There must have been something very compelling in the way Jesus issued his command, for the man was obedient. He was asked to get up and he got up. In this, Jesus provided a perfect cure, but still tested the man's obedience. He also told him to take up his bed. Now, let's pause for a minute-why would this matter? I mean, who cares about the bed? He has just been given a miracle healing-let's dance, let's celebrate. But no, he is asked to take up his bed and walk.
But of course, reading further (5:10) we see that this is what catches the attention of the religious authorities of the day. "It is the Sabbath, and it is not lawful for you to take up your bed." And so this taking up of the bed turns out to be an act of obedience to Jesus, but an act of defiance to the religious authorities of the day. Matthew Henry comments that "those who have been healed by Christ's word should be ruled by his word."
So this healed man has passed two tests-first, he wanted to be healed and secondly he was obedient. We discover a third thing-he went to the temple, presumably to give thanks to God. That is where Jesus finds him. Jesus says -"See, you are well! Sin no more, that nothing worse may happen to you." Why this talk of sin, now? Matthew Henry says: "it is common for people, when they are sick, to promise much; when newly recovered to perform something; but after awhile-to forget all."
Does this resonate with us? Have we ever received a blessing, an answer to prayer; been delighted by it, then more or less forgotten all about it after awhile? We're human. We are very human.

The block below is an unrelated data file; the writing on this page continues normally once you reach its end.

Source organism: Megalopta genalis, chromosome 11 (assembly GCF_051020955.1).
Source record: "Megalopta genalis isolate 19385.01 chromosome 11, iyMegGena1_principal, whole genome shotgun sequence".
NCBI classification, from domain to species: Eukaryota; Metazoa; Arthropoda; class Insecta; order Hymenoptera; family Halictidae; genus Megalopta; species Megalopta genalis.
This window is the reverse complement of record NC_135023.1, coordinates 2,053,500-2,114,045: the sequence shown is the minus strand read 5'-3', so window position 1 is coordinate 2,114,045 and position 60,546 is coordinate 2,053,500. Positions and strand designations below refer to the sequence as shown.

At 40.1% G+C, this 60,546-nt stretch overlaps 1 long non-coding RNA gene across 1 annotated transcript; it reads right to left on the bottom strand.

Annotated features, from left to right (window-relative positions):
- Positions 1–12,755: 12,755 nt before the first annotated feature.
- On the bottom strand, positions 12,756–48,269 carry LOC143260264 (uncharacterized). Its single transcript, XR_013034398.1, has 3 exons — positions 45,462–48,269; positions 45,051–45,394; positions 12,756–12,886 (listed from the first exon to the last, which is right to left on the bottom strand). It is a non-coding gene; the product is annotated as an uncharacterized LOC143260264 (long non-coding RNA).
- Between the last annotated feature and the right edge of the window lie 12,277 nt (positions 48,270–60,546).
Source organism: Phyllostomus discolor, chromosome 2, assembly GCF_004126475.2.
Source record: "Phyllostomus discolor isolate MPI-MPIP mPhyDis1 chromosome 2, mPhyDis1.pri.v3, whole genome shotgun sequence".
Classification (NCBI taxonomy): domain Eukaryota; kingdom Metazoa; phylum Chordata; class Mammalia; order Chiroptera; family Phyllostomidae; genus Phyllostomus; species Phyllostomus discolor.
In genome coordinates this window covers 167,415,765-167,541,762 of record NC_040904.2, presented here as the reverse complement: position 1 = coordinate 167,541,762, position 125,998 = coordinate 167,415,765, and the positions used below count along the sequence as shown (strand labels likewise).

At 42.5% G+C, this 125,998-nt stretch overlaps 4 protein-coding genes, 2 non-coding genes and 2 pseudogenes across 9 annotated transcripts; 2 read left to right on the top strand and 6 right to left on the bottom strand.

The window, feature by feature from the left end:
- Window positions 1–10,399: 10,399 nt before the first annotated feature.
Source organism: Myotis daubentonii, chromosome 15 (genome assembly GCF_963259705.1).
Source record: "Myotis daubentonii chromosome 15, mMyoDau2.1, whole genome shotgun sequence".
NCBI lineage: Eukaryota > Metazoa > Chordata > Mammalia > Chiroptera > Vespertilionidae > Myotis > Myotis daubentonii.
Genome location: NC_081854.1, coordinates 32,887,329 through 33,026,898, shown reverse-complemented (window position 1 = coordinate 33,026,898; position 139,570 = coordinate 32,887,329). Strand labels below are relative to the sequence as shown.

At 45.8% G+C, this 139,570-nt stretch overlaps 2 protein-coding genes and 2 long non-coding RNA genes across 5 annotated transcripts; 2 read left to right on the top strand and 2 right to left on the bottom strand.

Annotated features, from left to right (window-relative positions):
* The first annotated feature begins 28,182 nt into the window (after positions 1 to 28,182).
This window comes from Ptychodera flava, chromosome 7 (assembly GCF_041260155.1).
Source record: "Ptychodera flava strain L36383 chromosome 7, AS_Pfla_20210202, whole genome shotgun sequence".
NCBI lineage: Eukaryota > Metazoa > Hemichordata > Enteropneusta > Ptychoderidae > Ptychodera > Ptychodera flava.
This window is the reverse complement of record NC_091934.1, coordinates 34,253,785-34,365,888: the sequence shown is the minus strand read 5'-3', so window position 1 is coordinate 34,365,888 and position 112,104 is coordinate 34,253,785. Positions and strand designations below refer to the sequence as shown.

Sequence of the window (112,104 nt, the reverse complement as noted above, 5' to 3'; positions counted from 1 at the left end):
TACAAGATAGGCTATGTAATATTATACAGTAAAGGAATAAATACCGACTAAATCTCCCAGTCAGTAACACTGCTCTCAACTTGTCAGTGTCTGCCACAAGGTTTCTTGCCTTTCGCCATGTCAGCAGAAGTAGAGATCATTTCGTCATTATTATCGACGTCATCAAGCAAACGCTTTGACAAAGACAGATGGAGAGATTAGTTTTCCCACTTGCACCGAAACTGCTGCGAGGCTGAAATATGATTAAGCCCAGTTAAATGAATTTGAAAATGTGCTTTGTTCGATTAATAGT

In summary, it is very clear that we can learn a great deal about relationship to God by examining how the paralyzed man relates to the mysterious, powerful and persuasive man called Jesus.
A Thoughtful Invitation to Faith
We have looked firstly at the compassion perspective, and secondly at the relationship perspective. This will be our third perspective-an invitation to faith.
Surely we already have ample reason to have faith in Jesus. But suppose we are real stubborn mules. We have awkward questions about believing in God that just won't go away. Maybe we hate the idea of believing in a miracle-we are proud, we are logical, we will believe it when we see it. Consider that some might argue that human life is itself rather miraculous. Or how about just thinking about a small thing: I have a cut on my arm-a scab forms to stop the bleeding, the skin heals perfectly underneath, then the scab falls off-all this without me doing a thing. Isn't that miraculous? Or would some of us say-no, that took several days-it's not a miracle unless it happens instantly.
When I hear talk about the universe-stars and planets millions of light-years away-that seems grand and incomprehensible and well, miraculous. Those stars are there by a power that has nothing to do with people.
If you pride yourself on logical thinking and you insist the universe came into being out of nothing, I can only wish you good luck with that line of reasoning.